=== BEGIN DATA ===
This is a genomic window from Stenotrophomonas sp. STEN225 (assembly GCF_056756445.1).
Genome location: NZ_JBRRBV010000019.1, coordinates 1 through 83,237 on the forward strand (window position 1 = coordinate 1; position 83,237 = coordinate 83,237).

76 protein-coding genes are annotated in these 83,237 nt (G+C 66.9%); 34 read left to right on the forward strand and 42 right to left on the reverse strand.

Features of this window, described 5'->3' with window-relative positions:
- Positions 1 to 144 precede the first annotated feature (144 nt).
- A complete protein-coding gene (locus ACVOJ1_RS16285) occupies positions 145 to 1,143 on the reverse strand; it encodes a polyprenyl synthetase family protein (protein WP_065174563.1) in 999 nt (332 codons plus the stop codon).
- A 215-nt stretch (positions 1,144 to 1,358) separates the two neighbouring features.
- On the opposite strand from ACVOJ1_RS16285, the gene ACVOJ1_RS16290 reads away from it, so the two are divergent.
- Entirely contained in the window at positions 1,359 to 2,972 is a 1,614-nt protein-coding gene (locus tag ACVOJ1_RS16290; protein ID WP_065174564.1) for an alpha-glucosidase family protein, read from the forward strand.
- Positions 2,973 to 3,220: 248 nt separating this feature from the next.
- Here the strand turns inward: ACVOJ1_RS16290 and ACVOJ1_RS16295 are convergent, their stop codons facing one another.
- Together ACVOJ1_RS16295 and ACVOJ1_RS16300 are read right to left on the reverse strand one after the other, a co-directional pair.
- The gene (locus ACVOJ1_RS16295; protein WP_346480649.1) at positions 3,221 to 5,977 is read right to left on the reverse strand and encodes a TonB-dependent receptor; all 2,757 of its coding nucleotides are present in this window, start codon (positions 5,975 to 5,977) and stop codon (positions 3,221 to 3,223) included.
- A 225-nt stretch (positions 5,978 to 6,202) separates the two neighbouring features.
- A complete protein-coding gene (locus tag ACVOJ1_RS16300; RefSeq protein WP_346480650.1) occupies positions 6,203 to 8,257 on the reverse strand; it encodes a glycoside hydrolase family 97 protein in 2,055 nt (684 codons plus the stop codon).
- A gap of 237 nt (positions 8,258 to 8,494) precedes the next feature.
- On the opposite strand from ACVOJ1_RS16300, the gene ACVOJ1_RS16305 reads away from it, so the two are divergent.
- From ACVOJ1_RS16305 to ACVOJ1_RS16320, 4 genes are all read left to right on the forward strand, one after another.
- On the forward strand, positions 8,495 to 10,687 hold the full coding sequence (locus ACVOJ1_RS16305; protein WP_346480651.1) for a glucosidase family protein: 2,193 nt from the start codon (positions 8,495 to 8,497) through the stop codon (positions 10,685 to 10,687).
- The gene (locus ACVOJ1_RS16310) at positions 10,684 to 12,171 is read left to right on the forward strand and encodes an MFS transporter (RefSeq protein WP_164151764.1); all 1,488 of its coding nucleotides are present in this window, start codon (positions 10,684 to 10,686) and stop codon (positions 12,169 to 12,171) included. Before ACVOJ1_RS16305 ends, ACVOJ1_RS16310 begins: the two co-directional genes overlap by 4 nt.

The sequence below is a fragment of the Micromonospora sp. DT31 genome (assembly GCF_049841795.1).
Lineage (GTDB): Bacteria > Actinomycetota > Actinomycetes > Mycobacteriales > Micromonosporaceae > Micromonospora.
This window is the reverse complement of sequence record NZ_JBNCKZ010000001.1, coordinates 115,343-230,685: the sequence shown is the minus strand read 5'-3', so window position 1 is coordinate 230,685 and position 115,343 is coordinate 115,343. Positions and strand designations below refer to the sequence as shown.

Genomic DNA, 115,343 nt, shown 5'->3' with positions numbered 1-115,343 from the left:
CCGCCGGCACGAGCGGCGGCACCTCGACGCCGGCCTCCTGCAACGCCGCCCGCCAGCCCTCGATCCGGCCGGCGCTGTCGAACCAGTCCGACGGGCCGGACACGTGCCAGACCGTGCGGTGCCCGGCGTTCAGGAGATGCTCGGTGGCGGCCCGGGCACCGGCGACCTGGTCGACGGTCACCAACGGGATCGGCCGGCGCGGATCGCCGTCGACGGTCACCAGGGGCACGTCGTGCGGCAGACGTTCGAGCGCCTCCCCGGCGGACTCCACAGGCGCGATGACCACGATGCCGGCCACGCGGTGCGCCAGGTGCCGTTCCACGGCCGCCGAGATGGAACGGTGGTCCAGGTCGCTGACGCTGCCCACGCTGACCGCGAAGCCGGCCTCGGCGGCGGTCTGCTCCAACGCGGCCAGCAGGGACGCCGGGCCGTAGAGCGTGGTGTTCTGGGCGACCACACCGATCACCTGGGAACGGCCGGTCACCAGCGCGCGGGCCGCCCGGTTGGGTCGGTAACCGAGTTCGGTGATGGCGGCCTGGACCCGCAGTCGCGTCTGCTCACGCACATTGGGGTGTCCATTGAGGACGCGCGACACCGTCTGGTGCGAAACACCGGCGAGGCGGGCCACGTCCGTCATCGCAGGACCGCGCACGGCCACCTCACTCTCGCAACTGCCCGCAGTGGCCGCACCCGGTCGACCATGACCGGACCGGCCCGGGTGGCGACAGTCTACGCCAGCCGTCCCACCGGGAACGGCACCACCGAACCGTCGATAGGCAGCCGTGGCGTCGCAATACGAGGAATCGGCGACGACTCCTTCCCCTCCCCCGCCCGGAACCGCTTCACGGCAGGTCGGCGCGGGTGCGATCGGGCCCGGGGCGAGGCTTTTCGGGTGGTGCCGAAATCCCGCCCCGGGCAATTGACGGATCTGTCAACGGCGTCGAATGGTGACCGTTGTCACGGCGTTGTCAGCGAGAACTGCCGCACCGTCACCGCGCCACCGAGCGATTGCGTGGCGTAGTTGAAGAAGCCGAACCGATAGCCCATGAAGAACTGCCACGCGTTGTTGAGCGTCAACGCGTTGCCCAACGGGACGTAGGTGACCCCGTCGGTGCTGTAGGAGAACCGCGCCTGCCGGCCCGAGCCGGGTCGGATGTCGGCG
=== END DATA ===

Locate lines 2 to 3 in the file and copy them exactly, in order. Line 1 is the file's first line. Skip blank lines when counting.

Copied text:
Genome location: NZ_JBRRBV010000019.1, coordinates 1 through 83,237 on the forward strand (window position 1 = coordinate 1; position 83,237 = coordinate 83,237).

76 protein-coding genes are annotated in these 83,237 nt (G+C 66.9%); 34 read left to right on the forward strand and 42 right to left on the reverse strand.